For the pie, Trisha mixes together 1 cup of brown sugar, ½ cup of white sugar, “a couple of eggs”, 1½ teaspoons vanilla, 1 tablespoon flour (??? in Pee-Can pie?) and 2 tablespoons milk. Oh and “bob”, of course, goes in at the end. She says to whisk the whole thing and not use a mixer. That’s just what I do. She also has Karri break the eggs into a separate bowl, so if you get some shell in there (which Karri does), it doesn’t get in the entire mixture. (Obviously, Trisha isn’t just a pretty voice.)
Now this is different. CHOPPED pecans go INTO the pie and HALVED ones go on the top. Hmmm. Trisha pours the mixture into a pie shell that I hope she made herself. Then she tops the pie carefully with halved pecans… Oh, they just go around the edge. That IS a very different way of dealing with the pecans. I wonder if I would have the courage to change my age-old ways. Maybe. (And I did NOT say old-age ways.)
They go shopping in just the kind of store where I bet I could find my new(ish) favorite thing.
We learn the secret of Trisha’s mother’s fried chicken – to brine it overnight, so not only is it super crispy, but the chicken itself has lots of flavor. (Read that as tastes salty…not that I’m complaining.)
Trisha salts (more?) and peppers the chicken and coats it in flour, while Karri cuts up potatoes for the mashed potatoes and they go into a pressure cooker.
The chicken gets fried in peanut oil heated to 375°F. (Even though you’ve increased the price per serving of this dish considerably, peanut oil is the most desirable oil for frying because of its high smoking temperature.)
Another Trisha Tip - “Check oil temp by sprinkling flour into it. If flour sizzles, it’s ready.” UNLESS it’s too hot, in which case it will still sizzle. Use a thermometer.
Trisha cooks the chicken on each side for 15 minutes. (I've always followed J of C’s recipe where you brown it until crispy and then finish it in the oven.)
NOW this is weird. Trisha COVERS the pan while it’s frying. I can’t tell if the crispiness is gone in the finished product. WHY does she do that? Isn't a lid the archenemy of crunchiness? I know it keeps the kitchen cleaner, but won’t the chicken begin to steam? She takes it out and places the chicken on a rack to cool.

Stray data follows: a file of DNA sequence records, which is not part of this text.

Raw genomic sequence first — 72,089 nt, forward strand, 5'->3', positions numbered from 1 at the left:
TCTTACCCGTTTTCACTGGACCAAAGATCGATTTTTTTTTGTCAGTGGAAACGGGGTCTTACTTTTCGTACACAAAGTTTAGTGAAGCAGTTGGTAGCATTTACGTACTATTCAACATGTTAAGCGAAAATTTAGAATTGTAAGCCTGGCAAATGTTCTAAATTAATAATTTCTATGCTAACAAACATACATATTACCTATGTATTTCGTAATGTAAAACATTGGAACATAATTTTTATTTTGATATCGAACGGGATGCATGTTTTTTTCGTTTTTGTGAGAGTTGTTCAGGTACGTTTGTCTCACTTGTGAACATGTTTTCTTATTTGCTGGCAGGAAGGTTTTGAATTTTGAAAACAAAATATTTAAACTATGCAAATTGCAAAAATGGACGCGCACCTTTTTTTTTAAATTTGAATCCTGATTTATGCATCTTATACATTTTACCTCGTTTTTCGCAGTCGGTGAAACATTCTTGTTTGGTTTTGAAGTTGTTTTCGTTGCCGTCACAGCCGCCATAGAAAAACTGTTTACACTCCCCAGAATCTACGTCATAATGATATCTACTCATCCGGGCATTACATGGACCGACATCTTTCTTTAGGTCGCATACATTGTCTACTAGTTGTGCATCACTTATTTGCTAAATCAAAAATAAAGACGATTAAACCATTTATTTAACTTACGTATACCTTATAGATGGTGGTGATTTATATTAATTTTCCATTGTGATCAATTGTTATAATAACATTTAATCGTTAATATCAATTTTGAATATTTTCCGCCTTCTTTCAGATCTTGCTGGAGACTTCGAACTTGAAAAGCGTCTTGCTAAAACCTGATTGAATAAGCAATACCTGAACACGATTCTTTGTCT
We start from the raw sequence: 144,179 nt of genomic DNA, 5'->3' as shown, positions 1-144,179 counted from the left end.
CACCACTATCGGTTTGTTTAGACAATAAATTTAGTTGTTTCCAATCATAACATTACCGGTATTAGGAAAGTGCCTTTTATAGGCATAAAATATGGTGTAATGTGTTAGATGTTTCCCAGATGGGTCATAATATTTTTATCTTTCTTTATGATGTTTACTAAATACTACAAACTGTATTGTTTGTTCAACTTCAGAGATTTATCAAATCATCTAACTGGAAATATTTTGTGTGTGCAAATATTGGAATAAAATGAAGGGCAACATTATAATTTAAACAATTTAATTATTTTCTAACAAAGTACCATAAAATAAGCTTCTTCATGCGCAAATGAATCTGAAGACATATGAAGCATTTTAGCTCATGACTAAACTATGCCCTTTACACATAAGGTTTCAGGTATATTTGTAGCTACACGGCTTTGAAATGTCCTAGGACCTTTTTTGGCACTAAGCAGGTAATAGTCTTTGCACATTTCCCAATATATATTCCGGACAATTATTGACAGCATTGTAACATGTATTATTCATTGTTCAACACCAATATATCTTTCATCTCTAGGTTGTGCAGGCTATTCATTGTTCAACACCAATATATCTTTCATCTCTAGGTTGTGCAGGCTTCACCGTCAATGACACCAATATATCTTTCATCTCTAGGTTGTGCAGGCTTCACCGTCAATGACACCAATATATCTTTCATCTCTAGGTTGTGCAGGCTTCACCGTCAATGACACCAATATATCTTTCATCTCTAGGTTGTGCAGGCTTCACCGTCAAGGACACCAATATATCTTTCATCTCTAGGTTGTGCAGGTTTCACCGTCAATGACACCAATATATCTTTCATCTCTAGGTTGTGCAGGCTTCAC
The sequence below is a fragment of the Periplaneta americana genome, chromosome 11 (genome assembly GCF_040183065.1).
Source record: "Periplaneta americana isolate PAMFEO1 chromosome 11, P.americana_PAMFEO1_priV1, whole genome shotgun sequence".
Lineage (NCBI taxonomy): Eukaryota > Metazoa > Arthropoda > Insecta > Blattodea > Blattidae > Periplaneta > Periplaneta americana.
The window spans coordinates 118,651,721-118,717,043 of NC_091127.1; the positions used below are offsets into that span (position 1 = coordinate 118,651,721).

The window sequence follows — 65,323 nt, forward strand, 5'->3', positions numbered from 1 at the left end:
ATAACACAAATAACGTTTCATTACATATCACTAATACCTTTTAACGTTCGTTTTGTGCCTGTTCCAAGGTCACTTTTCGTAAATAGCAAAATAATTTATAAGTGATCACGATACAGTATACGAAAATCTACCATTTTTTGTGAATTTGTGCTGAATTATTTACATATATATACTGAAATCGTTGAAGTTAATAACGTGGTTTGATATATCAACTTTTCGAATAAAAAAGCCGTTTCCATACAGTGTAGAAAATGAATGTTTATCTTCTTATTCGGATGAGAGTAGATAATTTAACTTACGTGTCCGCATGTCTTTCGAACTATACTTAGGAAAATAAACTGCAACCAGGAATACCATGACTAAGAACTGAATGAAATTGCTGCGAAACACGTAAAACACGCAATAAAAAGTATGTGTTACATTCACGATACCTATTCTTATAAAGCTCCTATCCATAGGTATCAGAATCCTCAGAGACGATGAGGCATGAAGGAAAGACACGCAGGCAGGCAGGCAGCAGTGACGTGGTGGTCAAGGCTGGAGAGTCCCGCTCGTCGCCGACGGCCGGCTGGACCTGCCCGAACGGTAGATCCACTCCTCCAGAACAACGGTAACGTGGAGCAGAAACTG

Trisha makes gravy for the potatoes. This is something wonderful that I ALWAYS used to make…again from the Joy of Cooking. You empty out most of the fat from the pan you cooked the chicken in – often a cast iron frying pan - add flour and cook it for a bit and then you add MILK and perhaps some stock too. And cook until thick. OMG, it is so amazing and rich and homey and the perfect thing for mashed potatoes. Let’s see how T does it.
She says the gravy gets made using a 4-4-2 ratio of ingredients. (Those are the exact Joy of Cooking proportions) She scoops 4 tablespoons of oil with the crunchy chicken bits into a clean (nonstick, ick) frying pan. Why doesn’t she just use the pan she cooked the chicken in? She adds 4 tablespoons of flour and cooks that and then adds 2 cups of whole milk slowly, whisking all the time. She seasons it. It sounds good, but I would use ½ cup stock in place of some of the milk. And, really, you can get away with 1% or 2% milk.
The potatoes finish their five minute pressure cooking and go into a mixer. That’s what I do too. Another Trisha tip – use red potatoes, they’re lighter (huh?) and less gummy. They DO make great mashed potatoes.
Trisha turns on the mixer and adds a stick of butter and some milk with salt and pepper.
Everything’s done and they serve up plates and eat standing up. It looks pretty dang good, but the gravy is a bit stodgier than I like it.
Back to the pie. We never see it served the first time. But Karri and Trisha pretend to be getting water late at night, when they’re really getting all the food out to dive in again. They eat the pecan pie out of the pie dish. Germs, ladies!
This was a good start. Trisha is accomplished and affable. But there’s one thing I don’t get. The Pecan Pie in its beauty shot at the beginning looked like it had crystallized sugared pecans on top - like pralines. I thought the whole thing might have been topped with those jewels of candied nuts, which is a really interesting spin. She didn’t do that, but I might.
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This is the simplest explanation of egg dates:
Every egg carton is marked with a “Julian date”. It’s a three number code on the end of the carton, which stands for the date the eggs were packed. THIS year, a leap year, 001 is January 1st, 099, for example, is April 8th and 366 is December 31st. Eggs are safe to eat four to five weeks past the Julian date.
The “sell by” date is the date after which the supermarket cannot sell the eggs. Normally that date is not more than 30 days past the Julian date, depending on the state, so you can eat the eggs safely for a week after the sell date.
One home remedy type of way to determine if your eggs are still good is something I learned from the Joy of Cooking eons ago! Put the egg in a clear bowl or measuring pitcher of water. If it stays on the bottom on its side, it’s fresh. If it stands up at an angle or straight up, but still stays on the bottom, it’s less fresh, but still good. If it floats to the top, it’s old. Throw it out and do not use it.
Since we’re on the topic of eggs, here’s the chart I usually use (from the Georgia Egg Commission) of egg equivalents:
If the recipe calls for 4 extra-large eggs (and, mostly, that’s in Ina’s recipes), use 4 OR 5 large eggs. After that, use one more large egg than extra-large. So if the recipe says 5 extra-large eggs, use 6 large and so on.
For TEN (or more) extra large eggs, go up by two:10 extra large eggs = 12 large eggs